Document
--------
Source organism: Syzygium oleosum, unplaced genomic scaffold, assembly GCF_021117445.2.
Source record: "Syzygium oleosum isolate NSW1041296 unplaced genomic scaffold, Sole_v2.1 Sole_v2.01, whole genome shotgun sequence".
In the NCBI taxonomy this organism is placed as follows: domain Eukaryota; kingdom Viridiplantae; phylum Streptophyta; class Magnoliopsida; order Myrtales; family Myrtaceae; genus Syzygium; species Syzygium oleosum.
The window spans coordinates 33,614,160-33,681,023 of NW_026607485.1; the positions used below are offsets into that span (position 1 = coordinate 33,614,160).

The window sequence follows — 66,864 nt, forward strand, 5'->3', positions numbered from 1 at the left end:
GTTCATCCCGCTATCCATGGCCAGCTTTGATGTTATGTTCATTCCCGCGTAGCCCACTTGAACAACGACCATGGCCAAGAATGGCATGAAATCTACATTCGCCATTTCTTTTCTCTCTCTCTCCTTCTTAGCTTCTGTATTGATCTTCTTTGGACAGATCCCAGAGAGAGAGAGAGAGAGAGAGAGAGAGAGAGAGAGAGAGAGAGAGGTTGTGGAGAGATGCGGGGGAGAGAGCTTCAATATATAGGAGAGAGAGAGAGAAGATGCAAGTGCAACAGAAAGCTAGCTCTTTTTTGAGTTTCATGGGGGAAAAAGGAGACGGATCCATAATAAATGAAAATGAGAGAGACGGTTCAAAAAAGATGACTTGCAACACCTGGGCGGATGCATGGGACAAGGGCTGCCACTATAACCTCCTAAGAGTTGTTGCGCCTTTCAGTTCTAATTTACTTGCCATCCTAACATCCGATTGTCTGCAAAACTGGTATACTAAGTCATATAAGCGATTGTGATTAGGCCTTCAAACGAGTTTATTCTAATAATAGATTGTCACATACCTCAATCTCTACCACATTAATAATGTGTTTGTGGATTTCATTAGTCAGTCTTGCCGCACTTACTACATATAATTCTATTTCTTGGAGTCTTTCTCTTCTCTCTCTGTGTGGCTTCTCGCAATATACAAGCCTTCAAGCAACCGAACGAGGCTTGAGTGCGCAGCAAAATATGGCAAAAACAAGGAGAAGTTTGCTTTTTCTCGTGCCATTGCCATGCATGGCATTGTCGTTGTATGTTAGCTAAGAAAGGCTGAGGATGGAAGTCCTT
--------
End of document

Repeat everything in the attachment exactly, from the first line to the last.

Source organism: Syzygium oleosum, unplaced genomic scaffold, assembly GCF_021117445.2.
Source record: "Syzygium oleosum isolate NSW1041296 unplaced genomic scaffold, Sole_v2.1 Sole_v2.01, whole genome shotgun sequence".
In the NCBI taxonomy this organism is placed as follows: domain Eukaryota; kingdom Viridiplantae; phylum Streptophyta; class Magnoliopsida; order Myrtales; family Myrtaceae; genus Syzygium; species Syzygium oleosum.
The window spans coordinates 33,614,160-33,681,023 of NW_026607485.1; the positions used below are offsets into that span (position 1 = coordinate 33,614,160).

The window sequence follows — 66,864 nt, forward strand, 5'->3', positions numbered from 1 at the left end:
GTTCATCCCGCTATCCATGGCCAGCTTTGATGTTATGTTCATTCCCGCGTAGCCCACTTGAACAACGACCATGGCCAAGAATGGCATGAAATCTACATTCGCCATTTCTTTTCTCTCTCTCTCCTTCTTAGCTTCTGTATTGATCTTCTTTGGACAGATCCCAGAGAGAGAGAGAGAGAGAGAGAGAGAGAGAGAGAGAGAGAGAGAGGTTGTGGAGAGATGCGGGGGAGAGAGCTTCAATATATAGGAGAGAGAGAGAGAAGATGCAAGTGCAACAGAAAGCTAGCTCTTTTTTGAGTTTCATGGGGGAAAAAGGAGACGGATCCATAATAAATGAAAATGAGAGAGACGGTTCAAAAAAGATGACTTGCAACACCTGGGCGGATGCATGGGACAAGGGCTGCCACTATAACCTCCTAAGAGTTGTTGCGCCTTTCAGTTCTAATTTACTTGCCATCCTAACATCCGATTGTCTGCAAAACTGGTATACTAAGTCATATAAGCGATTGTGATTAGGCCTTCAAACGAGTTTATTCTAATAATAGATTGTCACATACCTCAATCTCTACCACATTAATAATGTGTTTGTGGATTTCATTAGTCAGTCTTGCCGCACTTACTACATATAATTCTATTTCTTGGAGTCTTTCTCTTCTCTCTCTGTGTGGCTTCTCGCAATATACAAGCCTTCAAGCAACCGAACGAGGCTTGAGTGCGCAGCAAAATATGGCAAAAACAAGGAGAAGTTTGCTTTTTCTCGTGCCATTGCCATGCATGGCATTGTCGTTGTATGTTAGCTAAGAAAGGCTGAGGATGGAAGTCCTT